OK. I’ve finally finished writing about my experiences from the village, and now it’s time to catch you up to present – or the more recent past – since you’re reading this at present.
Thursday was an interesting day. We had a meeting with the Director of the Yunus Center, the branch of Grameen that deals with the social business agenda. And I was very happy to find out that it operates on a very different wavelength than the International Program. It much more closely resembles a western organization (it’s air-conditioned and every desk has a trash bin), and even has work for its interns to do. It gives me some hope that I may be able to learn something about social business while I’m here. I went back on Sunday to discuss the opportunity to work with them directly and am excited to say that I am officially starting my internship there in 45 minutes.
But back to Thursday….
During our meeting, the Director brought up an interesting point. Although the Grameen model of microcredit has been replicated all around the world, the ownership model (Grameen is 95% owned by its borrowers) has never once been replicated. Fortunately, our next meeting was with the Director of Grameen Trust, the branch responsible for spreading the model around the world. I asked him why, and his answer was sensible, if not satisfying. He said it simply takes time – it even took Grameen six years. Legal structures need to be developed, etc. Though, he said he is confident the ownership model will be replicated eventually.
Thursday night was also very interesting. I met up with Mehreen, who is another friend of a friend from the US here in Dhaka. She spent much of her life in the US, having recently moved back to Dhaka to pursue a career in fashion design and production. Meeting her and her friends exposed me to a whole new side of Dhaka – the playground of the elite youth. They are the cool kids in Dhaka. Beyond that I had some very interesting conversations. One of her friends owned a garment factory (which produces her stuff), so I asked him about the recent minimum wage hikes, and how they will affect him (I’ll cover those in another post).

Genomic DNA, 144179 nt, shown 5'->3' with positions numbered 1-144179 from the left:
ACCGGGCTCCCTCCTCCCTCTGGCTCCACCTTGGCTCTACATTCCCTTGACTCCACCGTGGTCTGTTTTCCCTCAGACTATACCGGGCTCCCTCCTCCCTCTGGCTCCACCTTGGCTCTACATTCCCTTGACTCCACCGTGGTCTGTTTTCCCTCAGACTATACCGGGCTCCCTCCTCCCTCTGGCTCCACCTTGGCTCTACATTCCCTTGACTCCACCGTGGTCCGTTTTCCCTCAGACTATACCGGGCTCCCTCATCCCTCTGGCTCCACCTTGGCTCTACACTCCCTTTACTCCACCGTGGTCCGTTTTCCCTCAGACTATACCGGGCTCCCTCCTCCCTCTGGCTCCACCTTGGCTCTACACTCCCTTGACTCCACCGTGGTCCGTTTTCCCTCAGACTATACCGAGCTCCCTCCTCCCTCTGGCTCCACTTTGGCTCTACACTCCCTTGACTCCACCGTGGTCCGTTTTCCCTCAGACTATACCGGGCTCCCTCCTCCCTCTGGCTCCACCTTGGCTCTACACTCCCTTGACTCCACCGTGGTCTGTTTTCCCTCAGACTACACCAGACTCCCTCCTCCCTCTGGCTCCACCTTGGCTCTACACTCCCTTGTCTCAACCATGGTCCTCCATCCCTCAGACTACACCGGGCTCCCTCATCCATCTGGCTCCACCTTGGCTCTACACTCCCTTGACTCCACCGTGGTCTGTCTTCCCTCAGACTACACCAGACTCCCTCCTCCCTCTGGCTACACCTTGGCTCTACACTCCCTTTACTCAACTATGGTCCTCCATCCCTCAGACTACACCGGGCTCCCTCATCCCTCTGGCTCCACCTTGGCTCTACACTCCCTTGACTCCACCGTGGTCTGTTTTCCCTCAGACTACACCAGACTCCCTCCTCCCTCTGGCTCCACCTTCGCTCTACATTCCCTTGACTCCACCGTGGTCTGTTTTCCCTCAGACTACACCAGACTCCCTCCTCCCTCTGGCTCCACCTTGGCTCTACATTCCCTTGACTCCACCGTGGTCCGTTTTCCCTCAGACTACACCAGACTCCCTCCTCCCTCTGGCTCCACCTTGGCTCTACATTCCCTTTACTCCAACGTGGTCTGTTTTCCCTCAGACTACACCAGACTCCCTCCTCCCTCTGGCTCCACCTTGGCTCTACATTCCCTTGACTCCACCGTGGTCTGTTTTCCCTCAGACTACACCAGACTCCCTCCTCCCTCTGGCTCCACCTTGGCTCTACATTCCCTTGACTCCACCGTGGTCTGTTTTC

On Friday, Mike and I decided to check out Old Dhaka again before he departed, so I called Jony to see if he wanted to join us. Luckily, he did. It’s very useful to have a tour guide as a friend, especially in a place like Old Dhaka. The muddy, congested streets of old Dhaka make walking around almost as dangerous as driving. Rickshaws, CNGs, and the occasional car rip their way through crowds of people, making the chances of getting hit by one or another near 100%. We also visited the Sadarghat again, and I took a quick picture with Jony for your viewing pleasure.
The rest of the weekend I spent working on the blog. Boom. Back up to date.
Note: I put up a total of 15 posts from my time in the village and a few new ones from the past week, so check them all out!
Note 2: Yes, the title is a play on Back to the Future.